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Attorney Doug Hallward-Driemeier '89 Featured in Washington Business Journal

July 23, 2015

Doug Hallward-Driemeier, the attorney whose arguments helped persuade the U.S. Supreme Court to rule in favor of same-sex marriage this summer, tells Washington Business Journal, "That was my 16th argument at the Supreme Court, but I can say that it was different, knowing that there were so many hundreds of thousands of couples and millions of individuals and, of course, all their friends and family that were counting on us."

A 1989 graduate of DePauw University, Hallward-Driemeier is the subject of the publication's "Executive Profile."  Asked what his best moment before the high court was, he replies, "We were amicus for the United States, and I got up and Justice Souter, who I just always had the greatest respect for, leaned forward on his elbows as he did when he was getting ready to cross-examine the advocate, and he asked me a really tough question, and I responded saying, 'Justice Souter, I'm going to answer your question, but there is a premise to your question, and it's the premise that's been of most of the discussion this morning, and it's wrong, and I have to explain why it's wrong before I can answer the question.'  And as I explained why the premise of the question was wrong, he nodded and sat back in the chair, and then he ended up writing the opinion in our favor."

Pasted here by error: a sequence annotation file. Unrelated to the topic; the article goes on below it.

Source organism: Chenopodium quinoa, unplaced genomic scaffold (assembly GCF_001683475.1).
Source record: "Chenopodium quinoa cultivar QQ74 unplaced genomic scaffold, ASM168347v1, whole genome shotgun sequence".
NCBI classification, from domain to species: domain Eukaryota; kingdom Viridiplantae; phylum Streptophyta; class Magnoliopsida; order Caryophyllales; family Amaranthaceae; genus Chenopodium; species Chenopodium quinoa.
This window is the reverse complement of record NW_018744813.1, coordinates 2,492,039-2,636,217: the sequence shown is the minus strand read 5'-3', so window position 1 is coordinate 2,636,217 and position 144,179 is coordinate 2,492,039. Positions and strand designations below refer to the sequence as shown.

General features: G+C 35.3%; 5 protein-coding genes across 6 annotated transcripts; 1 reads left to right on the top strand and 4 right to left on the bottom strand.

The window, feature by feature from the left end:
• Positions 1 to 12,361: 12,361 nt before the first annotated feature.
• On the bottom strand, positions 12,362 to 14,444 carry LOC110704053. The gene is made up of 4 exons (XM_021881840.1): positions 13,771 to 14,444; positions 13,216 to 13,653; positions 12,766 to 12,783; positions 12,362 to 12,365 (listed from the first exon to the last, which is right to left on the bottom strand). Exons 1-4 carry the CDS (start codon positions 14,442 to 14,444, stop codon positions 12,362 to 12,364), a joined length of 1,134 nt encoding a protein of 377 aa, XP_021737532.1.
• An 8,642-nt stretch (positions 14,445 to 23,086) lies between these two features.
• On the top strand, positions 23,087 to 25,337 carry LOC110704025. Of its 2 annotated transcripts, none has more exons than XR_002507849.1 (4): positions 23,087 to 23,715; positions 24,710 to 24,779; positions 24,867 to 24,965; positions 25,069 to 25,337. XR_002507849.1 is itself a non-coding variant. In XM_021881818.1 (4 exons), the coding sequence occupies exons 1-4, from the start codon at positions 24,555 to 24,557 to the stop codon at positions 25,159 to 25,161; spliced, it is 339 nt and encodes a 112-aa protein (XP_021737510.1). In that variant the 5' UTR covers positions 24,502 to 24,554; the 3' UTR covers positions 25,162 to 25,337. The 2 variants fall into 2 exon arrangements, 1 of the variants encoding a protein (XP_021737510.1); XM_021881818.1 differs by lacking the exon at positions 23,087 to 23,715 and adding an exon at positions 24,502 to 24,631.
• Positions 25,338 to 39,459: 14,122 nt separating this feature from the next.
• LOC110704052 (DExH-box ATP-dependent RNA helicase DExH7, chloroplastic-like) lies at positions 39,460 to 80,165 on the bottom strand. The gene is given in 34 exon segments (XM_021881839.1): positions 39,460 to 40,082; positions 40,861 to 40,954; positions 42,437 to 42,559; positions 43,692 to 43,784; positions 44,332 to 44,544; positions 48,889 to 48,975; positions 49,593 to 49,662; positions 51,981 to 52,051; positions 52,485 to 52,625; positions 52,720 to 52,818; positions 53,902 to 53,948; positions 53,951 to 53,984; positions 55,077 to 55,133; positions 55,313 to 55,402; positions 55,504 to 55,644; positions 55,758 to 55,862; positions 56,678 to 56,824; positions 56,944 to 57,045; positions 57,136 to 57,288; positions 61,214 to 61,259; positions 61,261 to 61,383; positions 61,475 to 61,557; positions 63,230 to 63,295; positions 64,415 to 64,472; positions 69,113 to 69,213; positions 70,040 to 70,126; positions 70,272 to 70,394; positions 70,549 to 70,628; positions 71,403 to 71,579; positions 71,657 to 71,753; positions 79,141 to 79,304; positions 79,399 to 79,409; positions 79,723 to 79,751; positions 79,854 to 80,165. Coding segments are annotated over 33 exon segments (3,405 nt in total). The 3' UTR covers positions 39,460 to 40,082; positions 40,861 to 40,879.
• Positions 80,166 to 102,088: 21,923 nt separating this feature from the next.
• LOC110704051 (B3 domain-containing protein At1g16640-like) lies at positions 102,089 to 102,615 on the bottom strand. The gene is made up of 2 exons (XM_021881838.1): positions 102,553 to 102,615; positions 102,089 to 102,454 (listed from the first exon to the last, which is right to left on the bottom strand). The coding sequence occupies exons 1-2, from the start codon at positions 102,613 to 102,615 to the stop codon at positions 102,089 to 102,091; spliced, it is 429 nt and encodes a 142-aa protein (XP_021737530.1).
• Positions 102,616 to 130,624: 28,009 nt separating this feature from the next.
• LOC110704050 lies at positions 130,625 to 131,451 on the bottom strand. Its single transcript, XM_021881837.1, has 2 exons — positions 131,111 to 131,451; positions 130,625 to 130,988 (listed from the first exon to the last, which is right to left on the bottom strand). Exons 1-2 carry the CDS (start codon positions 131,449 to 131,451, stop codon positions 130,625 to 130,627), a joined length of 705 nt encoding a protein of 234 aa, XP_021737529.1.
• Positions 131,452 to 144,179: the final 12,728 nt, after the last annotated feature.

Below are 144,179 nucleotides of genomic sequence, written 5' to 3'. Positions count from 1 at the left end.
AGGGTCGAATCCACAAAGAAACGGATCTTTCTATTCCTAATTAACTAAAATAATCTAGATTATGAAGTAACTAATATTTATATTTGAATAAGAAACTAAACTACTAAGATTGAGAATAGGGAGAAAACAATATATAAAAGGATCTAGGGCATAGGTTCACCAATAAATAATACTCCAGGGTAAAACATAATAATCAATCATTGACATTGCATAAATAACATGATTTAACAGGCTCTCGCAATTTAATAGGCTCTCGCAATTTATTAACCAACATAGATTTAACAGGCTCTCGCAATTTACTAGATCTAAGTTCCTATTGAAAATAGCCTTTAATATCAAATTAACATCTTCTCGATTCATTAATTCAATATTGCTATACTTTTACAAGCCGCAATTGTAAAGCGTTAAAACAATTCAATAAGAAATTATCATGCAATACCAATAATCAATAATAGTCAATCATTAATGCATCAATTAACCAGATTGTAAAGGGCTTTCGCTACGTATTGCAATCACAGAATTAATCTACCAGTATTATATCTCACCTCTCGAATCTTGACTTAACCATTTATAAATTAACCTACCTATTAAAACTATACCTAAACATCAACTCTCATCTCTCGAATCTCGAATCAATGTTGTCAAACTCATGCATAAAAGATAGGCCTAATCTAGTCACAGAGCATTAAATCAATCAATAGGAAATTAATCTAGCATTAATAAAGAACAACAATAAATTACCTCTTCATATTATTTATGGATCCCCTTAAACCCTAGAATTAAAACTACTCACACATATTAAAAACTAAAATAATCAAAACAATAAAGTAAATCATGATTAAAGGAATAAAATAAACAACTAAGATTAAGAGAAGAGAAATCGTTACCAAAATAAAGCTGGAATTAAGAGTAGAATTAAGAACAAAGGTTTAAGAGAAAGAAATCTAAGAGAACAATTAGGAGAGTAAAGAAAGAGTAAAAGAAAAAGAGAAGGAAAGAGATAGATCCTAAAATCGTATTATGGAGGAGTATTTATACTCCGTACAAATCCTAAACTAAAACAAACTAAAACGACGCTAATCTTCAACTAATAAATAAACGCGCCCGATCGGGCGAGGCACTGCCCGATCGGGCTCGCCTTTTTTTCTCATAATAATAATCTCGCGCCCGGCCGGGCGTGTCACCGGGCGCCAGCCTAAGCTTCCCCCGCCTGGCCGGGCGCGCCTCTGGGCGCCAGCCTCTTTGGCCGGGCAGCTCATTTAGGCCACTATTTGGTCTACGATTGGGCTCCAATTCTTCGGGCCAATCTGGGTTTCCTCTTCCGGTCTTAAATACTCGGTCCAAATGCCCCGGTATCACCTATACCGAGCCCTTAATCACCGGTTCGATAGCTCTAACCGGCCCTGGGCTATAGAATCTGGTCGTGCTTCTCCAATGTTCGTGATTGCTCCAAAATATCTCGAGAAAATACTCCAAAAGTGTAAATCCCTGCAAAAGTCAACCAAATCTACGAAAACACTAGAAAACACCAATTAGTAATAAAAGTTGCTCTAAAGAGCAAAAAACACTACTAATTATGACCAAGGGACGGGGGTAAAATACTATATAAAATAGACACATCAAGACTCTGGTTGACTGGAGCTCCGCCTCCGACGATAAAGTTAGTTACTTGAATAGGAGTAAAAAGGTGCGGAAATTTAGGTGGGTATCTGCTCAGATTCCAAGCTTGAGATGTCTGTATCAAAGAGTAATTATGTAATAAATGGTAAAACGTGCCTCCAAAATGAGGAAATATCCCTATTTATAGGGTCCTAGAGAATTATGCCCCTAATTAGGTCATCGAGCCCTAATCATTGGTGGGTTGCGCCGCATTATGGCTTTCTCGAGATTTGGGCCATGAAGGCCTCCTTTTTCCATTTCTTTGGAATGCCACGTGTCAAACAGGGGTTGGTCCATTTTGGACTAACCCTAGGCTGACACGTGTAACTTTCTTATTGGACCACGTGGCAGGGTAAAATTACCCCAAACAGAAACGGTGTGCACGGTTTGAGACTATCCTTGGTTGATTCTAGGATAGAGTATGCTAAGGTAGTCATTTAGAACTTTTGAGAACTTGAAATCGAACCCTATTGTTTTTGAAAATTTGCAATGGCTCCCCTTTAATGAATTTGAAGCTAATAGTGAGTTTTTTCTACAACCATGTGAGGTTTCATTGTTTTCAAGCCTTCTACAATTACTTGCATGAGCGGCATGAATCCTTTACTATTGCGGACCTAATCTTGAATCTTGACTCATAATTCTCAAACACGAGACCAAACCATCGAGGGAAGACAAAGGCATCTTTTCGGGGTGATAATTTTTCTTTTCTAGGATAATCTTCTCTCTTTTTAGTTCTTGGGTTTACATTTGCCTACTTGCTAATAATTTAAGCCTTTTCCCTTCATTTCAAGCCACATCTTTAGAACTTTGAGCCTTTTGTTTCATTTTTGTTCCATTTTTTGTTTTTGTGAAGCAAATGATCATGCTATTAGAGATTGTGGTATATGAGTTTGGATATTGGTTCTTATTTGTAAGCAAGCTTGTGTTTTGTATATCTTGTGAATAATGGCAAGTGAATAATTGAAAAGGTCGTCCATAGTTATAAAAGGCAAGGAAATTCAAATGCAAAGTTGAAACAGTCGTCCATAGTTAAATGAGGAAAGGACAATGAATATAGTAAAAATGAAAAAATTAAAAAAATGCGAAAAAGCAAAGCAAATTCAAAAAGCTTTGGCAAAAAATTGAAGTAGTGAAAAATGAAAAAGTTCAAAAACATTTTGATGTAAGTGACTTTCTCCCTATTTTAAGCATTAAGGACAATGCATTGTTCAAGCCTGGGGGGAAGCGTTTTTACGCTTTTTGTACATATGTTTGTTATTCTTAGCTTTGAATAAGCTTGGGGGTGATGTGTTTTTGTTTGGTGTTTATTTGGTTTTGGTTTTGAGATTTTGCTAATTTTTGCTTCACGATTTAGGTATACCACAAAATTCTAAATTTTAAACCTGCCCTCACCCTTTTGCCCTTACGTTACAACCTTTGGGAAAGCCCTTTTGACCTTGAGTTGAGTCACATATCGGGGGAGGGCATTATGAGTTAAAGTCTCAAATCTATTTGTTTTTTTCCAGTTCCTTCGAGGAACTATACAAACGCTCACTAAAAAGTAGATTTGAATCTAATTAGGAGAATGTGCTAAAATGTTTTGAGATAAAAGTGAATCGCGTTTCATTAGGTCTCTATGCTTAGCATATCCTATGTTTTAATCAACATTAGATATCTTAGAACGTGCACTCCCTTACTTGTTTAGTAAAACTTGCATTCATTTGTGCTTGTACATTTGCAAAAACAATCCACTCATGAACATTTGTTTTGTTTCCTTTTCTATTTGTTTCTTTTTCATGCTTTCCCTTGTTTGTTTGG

The managing partner of Ropes & Gray's D.C. office and head of the law firm's appellate practice, Hallward-Driemeier's first job was mowing lawns in middle school.  He was named a Rhodes Scholar as a senior at DePauw (where he majored in political science and minored in Spanish) and earned a master's of philosophy in politics at Oxford University and a J.D. from Harvard Law School. Hallward-Driemeirer argued the case before the high court in late April.

"One of the things that's been so special about being involved in this case was that one of our arguments was about how fundamental marriage is to one's life, and I truly believe that to the core of my being," he tells the Business Journal.  "And I think if you read Justice Kennedy's opinion, what you see is that he fervently believes that to the core of his being.  I read it as there is an element of a love letter to his wife in that opinion."

The full feature -- "Making history at the highest court" -- is available to subscribers at the publication's website.

Learn more in this previous story.

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